A “bionic” walking device has been launched in the UK, giving new hope to those confined to wheelchairs. Tom Clarke finds out how they work.
The ReWalk can help paraplegics to stand and walk – using crutches for stability – when they lean forward and move their upper body in different ways.
It uses a sophisticated computer system along with motion sensors to help paraplegics stand, walk and even climb stairs.
Israeli engineer Amit Goffer set about designing the ‘robotic trousers’ after he was left partially paralysed in an accident in 1997.
One version of the device, for supervised use in hospitals and rehabilitation centres, is already available for almost £77,000.
The other – to be used without supervision by those who have had training – is still undergoing trials in Israel, America and Europe. It is hoped to be available by the end of 2011.
Channel 4 News Science Correspondent Tom Clarke was at the launch and spoke to Radi Kaoif, the first person to try the device.
Radi Kaoif was paralysed from the waist down fighting in the Lebanon with the Israeli army. Since 1988 he’s used a wheelchair to get around – but two years ago he was the first man to use use Re-walk.
“Using ReWalk I see people eye to eye. I feel normal, I stand and I feel tall. It’s fantastic for me.”
Using ReWalk I see people eye to eye. I feel normal, I stand and I feel tall. It’s fantastic for me. Radi Kaoif
A remote control on Radi’s wrist switches the device it from standing to walking mode. A tilt sensor controls each step. Motors in the legs do the work his muscles once did. In the back pack a battery lasting 8 hours.
Another setting allows the user to climb stairs.
The device was getting its UK debut today at the Naidex exhibition – the UK’s largest rehabilitation and assisted living show.
It’s makers are trying to market this to spinal injury clinics. But at the end of the year they are launching a domestic version.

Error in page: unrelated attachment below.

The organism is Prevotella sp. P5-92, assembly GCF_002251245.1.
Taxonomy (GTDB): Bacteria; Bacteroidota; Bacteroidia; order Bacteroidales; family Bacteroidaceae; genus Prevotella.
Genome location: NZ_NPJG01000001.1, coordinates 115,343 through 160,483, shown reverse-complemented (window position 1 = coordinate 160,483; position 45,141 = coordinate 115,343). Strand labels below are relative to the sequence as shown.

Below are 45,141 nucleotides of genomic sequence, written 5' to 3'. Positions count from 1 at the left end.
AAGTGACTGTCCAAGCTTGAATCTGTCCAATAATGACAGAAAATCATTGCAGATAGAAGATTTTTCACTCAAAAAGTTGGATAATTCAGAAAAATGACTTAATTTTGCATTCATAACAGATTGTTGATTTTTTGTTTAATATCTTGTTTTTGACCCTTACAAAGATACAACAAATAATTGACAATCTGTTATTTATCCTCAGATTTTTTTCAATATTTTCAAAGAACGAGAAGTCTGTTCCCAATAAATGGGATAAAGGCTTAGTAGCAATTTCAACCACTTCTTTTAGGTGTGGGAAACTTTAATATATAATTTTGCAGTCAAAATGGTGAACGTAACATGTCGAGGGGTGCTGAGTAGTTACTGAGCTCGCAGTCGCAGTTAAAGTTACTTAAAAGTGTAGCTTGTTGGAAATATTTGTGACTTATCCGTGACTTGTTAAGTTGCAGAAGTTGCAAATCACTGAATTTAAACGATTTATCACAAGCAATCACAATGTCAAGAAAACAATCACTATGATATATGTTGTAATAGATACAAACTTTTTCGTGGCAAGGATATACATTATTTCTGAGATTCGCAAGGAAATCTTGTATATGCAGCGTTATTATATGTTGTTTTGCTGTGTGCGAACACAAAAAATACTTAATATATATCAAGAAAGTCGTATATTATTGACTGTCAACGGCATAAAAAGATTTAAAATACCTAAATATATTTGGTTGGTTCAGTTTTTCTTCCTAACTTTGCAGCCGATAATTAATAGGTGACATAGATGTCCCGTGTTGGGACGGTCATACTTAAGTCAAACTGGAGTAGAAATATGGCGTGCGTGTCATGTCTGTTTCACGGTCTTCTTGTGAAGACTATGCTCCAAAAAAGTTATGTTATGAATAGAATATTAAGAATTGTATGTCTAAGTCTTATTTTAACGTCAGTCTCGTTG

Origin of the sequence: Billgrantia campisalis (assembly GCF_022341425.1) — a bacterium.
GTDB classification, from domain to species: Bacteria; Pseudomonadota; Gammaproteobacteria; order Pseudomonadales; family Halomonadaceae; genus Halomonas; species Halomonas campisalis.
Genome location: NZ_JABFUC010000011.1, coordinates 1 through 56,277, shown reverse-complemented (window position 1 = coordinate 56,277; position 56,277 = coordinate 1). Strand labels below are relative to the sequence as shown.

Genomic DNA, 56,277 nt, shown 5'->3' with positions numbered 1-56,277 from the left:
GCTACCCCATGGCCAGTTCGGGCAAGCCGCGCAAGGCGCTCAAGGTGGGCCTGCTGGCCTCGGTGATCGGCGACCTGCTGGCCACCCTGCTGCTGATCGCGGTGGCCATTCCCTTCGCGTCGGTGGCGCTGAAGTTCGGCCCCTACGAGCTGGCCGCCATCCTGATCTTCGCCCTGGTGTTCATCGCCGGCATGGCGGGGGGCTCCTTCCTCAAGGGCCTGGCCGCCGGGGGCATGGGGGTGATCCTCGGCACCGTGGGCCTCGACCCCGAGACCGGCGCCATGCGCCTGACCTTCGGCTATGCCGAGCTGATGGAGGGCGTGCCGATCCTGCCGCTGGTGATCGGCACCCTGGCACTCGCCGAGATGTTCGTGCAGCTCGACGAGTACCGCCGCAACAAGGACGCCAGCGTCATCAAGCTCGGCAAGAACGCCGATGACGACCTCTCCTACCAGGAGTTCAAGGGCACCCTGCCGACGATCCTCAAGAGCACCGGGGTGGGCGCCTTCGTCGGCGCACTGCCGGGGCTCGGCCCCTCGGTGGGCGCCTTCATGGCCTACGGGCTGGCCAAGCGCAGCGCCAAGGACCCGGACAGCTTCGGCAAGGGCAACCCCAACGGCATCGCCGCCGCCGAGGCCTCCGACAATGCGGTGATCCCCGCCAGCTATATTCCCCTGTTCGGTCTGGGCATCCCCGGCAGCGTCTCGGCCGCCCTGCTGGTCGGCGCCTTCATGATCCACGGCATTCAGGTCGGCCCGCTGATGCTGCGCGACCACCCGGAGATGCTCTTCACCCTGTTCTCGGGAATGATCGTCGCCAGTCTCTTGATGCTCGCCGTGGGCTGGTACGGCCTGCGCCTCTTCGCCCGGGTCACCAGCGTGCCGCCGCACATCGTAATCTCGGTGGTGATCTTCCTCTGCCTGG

According to John Borthwick, Chairman of the Spinal Injuries Association, the technology has its limitations.
It’s not suitable for people paralysed from the neck down. However, for paraplegics who can use the device there are definite health benefits from standing and walking.
“Looking at it at the moment people would need to be very fit – with pretty good upper arm strength.
“Standing, moving the body in the normal way is going to help the cardiovascular system and the lymphatic system and improve the way people feel.”
Cost is an issue too. The current model, for use in rehabilitation clinics is around £77,000. A domestic version launched later this year will cost around £44,000.
That could be affordable, said Borthwick for those who have received compensation for a spinal injury, but not for the majority.
“For a person who’s on benefits, as many of our spinal injury members are, no there isn’t anyway they could afford that,” he said.
For a person who’s on benefits, as many of our spinal injury members are, no there isn’t anyway they could afford that. John Borthwick, Chairman of the Spinal Injuries Association
But there could be benefits if regional spinal injury centres had the devices for people to use on a regular basis to get out of their wheelchairs and stretch their legs.
“I’ve been injured 44 years now and there’s been lots of breakthroughs announced but they’ve never really amounted to much. This will help people in their movements but it’s not going to cure people.
“Most people are still going to be using a wheelchair and for getting around – on the street a wheelchair is still going to be quicker.”